A recent study by Wittstein et al. (AJSM. 2010) compared biceps tenotomy with biceps tenodesis, and found that the patients with a biceps tenotomy had a higher incidence of a “Popeye deformity” and reduced supination strength with all other parameters including patient satisfaction similar between the two groups.


The “Popeye deformity” has been reported with both biceps tenodesis and tenotomy and most agree that this is likely more reflective of the level of core degeneration and fraying of the biceps tendon long head rather than the strength of fixation.  It is important to honor the biologic time required for tendon healing before initiating stressful activities.  With this in mind, we attempt to preserve the anatomic course of the biceps tendon long head in the hopes of helping to preserve as much of the neuromuscular and proprioceptive feedback role of the biceps tendon long head while removing the diseased and hypovascular portion of the tendon from within the shoulder joint.  For highly diseased and frayed tendons with little remaining structural capacity, we perform a biceps tenotomy at its origin, which typically results in the migration of the tendon to the level of the bicipital groove.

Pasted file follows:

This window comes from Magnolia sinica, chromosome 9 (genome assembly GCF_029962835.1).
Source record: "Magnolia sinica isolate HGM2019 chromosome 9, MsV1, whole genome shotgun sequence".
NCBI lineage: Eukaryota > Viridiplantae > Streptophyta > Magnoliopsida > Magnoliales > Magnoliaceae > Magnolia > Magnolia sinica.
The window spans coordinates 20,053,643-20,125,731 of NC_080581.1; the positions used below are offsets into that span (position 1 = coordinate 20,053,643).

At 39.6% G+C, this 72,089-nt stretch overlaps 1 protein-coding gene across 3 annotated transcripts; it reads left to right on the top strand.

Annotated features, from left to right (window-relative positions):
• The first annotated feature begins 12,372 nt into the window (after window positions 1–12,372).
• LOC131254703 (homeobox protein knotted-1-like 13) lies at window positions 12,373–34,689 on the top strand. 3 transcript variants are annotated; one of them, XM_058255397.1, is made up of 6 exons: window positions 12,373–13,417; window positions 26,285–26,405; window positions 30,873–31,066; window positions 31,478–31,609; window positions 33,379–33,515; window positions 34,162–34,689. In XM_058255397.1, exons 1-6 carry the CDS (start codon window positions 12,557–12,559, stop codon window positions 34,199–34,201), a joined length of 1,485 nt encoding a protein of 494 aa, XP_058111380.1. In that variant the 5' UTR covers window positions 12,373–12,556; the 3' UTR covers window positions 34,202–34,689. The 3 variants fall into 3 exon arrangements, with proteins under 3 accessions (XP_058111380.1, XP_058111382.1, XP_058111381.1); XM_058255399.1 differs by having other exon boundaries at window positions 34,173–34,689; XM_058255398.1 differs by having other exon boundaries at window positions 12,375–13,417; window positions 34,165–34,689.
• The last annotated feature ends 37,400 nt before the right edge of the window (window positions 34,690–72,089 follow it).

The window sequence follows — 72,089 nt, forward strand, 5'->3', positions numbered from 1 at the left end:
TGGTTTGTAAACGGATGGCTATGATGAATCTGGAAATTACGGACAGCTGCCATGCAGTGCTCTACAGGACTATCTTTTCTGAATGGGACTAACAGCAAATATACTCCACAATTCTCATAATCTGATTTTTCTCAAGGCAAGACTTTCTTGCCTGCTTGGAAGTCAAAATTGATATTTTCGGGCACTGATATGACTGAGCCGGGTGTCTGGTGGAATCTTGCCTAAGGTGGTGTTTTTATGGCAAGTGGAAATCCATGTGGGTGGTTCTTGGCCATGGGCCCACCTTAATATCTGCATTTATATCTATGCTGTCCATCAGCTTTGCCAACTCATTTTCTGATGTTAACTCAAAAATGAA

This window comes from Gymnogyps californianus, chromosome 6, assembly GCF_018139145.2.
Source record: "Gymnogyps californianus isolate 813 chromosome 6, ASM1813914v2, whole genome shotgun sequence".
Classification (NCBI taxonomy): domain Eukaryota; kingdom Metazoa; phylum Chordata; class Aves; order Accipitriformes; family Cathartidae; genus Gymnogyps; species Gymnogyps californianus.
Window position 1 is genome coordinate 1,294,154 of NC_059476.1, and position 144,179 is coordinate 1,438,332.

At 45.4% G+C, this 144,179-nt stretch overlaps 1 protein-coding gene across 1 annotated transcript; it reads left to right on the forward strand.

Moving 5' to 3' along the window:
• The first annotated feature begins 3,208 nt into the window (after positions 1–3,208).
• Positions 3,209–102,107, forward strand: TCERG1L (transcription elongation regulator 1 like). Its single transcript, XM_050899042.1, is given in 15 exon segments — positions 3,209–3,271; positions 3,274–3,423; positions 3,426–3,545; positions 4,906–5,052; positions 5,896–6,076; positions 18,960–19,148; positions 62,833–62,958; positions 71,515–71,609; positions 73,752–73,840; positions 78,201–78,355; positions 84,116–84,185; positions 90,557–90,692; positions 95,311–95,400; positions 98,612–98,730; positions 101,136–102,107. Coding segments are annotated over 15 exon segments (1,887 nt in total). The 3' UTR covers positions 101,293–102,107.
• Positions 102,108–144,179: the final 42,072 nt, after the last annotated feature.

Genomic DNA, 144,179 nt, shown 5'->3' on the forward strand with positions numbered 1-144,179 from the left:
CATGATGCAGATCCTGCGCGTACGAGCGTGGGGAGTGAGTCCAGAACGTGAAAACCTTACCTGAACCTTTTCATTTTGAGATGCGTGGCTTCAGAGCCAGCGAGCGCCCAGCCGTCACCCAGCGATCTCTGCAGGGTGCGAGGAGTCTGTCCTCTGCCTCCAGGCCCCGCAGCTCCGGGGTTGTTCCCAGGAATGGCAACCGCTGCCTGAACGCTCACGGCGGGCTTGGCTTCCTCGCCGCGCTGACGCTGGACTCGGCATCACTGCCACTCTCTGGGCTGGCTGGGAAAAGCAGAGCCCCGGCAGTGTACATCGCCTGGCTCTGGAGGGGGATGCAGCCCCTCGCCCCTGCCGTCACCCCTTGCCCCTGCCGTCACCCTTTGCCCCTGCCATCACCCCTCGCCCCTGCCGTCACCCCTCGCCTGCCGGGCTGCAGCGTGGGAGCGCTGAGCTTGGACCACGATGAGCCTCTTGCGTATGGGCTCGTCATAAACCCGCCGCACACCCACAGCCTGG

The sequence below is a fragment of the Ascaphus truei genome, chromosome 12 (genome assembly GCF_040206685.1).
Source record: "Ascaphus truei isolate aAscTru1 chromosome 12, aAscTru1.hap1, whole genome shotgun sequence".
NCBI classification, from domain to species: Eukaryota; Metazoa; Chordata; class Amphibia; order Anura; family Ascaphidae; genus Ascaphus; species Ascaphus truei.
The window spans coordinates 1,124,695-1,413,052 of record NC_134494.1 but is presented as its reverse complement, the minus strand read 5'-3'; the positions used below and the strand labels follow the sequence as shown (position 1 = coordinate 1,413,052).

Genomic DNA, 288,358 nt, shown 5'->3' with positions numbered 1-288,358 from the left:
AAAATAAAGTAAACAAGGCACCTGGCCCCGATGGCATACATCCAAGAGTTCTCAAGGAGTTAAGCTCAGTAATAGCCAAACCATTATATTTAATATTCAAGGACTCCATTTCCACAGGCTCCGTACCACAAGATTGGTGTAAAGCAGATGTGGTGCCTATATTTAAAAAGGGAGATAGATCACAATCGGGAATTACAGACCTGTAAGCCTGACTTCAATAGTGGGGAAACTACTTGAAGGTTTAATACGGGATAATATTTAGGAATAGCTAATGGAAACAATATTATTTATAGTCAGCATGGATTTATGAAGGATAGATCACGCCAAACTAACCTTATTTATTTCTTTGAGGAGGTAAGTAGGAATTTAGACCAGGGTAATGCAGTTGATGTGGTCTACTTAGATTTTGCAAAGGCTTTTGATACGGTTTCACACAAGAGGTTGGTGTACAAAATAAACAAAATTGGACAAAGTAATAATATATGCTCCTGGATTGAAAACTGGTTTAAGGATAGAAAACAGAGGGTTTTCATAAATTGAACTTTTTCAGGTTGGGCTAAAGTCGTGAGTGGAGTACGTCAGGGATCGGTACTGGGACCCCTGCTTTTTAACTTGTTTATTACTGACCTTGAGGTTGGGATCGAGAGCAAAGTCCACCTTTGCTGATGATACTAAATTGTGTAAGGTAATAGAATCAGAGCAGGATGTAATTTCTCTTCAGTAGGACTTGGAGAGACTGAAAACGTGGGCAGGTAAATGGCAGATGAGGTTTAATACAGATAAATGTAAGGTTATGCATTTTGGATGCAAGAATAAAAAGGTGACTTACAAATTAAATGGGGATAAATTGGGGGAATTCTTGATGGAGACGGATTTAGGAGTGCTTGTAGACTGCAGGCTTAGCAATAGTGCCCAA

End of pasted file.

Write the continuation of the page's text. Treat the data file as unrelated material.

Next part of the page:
For tendons with residual structural capacity, we perform a soft tissue biceps tenodesis.  Our technique for soft tissue biceps tenodesis is termed the arthroscopic locking lasso rack hitch biceps tenodesis technique.  The biceps tendon is sutured to the rotator cuff (subscapularis, supraspinatus) and/or the biceps reflection pulley based on the unique circumstances involved in each case.

As noted at the beginning of our discussion, in our hands, biceps tendon pathology is most often incidental to other treatable pathology within the shoulder so it is important to have a reliable, minimally invasive, and anatomic technique that does not require a considerable amount of operative time and additional implants.  Our technique also avoids the possible complications related to open surgery, avoids the cost of additional implants, and does not interfere with MRI or CT scans.

In summary, biceps tendon pain is often the harbinger of additional pathology and we recommend a thoughtful, detailed, and comprehensive approach to the evaluation of patients with anterior shoulder pain and biceps tendon pain.